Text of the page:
In order to realise the extent of the disaster, we shall attempt a comparison of this eruption with the comparatively far smaller one of the Krakatao volcano, which is situated at Sounda pass, between Java and Sumatra, that occurred in the 26th of August 1883. The University of Athens professor, M.D. Dermitzakis, in an article of his in 'Iconographimeni Historia' by Papyrus Press, issue 318, writes: "At the 26th of August strong explosions were heard at a distance of 160kms and thick dark clouds were thrown at a height of 27kms. Across the length of Java and Sumatra shores darkness fell, since the volcanic clouds covered the sun. This darkness lasted two and half days. Cataclysmic rainfall of volcanic ashes was added to the perturbulence. At the 27th of August, Krakatao reached at its maximum explosive level. The noises of a series of explosions were heard up to Australia, at a distance of 4840 kms. At the same time, volcanic lava was ejected many kilometres high in the sky. The most thin-grained particles, with the assistance of the stratosphere winds, surrounded the earth and required almost two years in order to settle down. It was calculated that 6-8 cubic kilometres of shredded stones were ejected to the air during the paroxysms, which shaped Krakatao into a cone, with a release of energy equal to the one of the strongest hydrogen bomb. Naturally, the impact of its eruption was the creation of a tsunami, which reached the height of 38m. from top to bottom, while it stroke the Java and Sumatra shores sweeping to death 36.000 people. The tsunami strength could be estimated because it carried a large ship 2.5 kms in the inland and threw it there 10 meters above sea level. Rocks weighting 50 tones were carried even further). As it is seen in the house of the fallen rocks of Knossos, strong thrusting powers literally caused the explosion of gigantic rocks that no human force would be possible to even move, unless manipulating the nowadays mechanical means. This catastrophe comprised a more general geological phenomenon, which was also observed at Troy, in the western Asia Minor and in the central Palestine, as the excavations have also showed.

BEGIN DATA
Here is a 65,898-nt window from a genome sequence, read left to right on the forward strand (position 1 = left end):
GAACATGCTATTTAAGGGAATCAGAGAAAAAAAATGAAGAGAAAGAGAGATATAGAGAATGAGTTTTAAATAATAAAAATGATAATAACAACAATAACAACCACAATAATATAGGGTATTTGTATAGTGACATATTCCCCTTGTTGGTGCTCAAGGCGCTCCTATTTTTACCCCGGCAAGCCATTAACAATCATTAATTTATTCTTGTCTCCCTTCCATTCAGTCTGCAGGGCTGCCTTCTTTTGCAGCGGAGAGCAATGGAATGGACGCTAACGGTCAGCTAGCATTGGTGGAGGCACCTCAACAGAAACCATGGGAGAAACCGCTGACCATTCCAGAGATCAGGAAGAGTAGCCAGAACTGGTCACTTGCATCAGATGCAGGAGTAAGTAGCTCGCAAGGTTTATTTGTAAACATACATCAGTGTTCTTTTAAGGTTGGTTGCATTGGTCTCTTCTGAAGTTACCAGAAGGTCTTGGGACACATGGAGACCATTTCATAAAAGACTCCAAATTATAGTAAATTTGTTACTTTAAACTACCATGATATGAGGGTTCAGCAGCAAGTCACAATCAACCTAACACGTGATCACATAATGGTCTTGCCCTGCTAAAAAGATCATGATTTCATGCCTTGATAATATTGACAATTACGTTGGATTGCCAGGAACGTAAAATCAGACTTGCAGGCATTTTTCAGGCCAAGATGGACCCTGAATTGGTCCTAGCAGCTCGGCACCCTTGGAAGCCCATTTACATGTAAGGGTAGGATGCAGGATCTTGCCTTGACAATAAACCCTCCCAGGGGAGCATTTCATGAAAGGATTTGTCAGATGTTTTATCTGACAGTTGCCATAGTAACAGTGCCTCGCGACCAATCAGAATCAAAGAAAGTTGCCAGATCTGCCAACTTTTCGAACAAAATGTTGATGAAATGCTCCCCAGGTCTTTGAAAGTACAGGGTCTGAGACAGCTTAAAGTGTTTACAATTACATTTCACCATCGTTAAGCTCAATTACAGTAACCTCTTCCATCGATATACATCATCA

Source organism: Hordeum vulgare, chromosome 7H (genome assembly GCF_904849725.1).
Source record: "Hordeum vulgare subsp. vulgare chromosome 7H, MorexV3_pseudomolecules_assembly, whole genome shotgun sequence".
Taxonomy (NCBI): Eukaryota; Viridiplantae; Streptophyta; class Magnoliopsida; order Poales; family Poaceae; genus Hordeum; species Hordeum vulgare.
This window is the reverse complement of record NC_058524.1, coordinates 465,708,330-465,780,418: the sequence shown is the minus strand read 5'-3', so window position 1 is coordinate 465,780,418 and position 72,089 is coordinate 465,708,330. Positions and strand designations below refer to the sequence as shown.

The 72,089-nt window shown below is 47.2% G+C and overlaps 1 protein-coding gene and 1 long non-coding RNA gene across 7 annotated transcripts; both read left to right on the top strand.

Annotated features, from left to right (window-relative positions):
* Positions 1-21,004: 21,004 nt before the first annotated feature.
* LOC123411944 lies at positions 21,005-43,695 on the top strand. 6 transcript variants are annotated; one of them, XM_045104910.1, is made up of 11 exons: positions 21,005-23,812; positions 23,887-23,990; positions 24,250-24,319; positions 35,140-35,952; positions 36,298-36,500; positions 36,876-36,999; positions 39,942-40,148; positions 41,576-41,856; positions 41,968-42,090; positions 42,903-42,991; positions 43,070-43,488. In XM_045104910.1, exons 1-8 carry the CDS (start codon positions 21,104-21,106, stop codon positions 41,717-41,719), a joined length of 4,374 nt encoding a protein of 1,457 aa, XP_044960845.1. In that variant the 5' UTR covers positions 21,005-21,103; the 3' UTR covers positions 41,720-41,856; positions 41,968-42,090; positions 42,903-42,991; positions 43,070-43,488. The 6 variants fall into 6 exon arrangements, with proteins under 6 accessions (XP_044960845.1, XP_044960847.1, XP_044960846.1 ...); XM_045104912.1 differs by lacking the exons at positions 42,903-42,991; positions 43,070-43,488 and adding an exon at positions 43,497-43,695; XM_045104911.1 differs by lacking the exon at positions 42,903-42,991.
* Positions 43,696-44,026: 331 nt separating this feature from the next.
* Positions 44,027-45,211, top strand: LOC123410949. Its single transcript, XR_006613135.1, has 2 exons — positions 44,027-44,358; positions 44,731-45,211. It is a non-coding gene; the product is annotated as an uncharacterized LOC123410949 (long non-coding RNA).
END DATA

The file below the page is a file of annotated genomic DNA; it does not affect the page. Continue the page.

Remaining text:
For the same event, Nicolaos Platon, in his book ZAKROS The new Minoan palace 1974 editon, (by the Archaeological Company of Greece), writes in pages 264 and 266 and onwards, with the subtitle The parallel of Krakatao :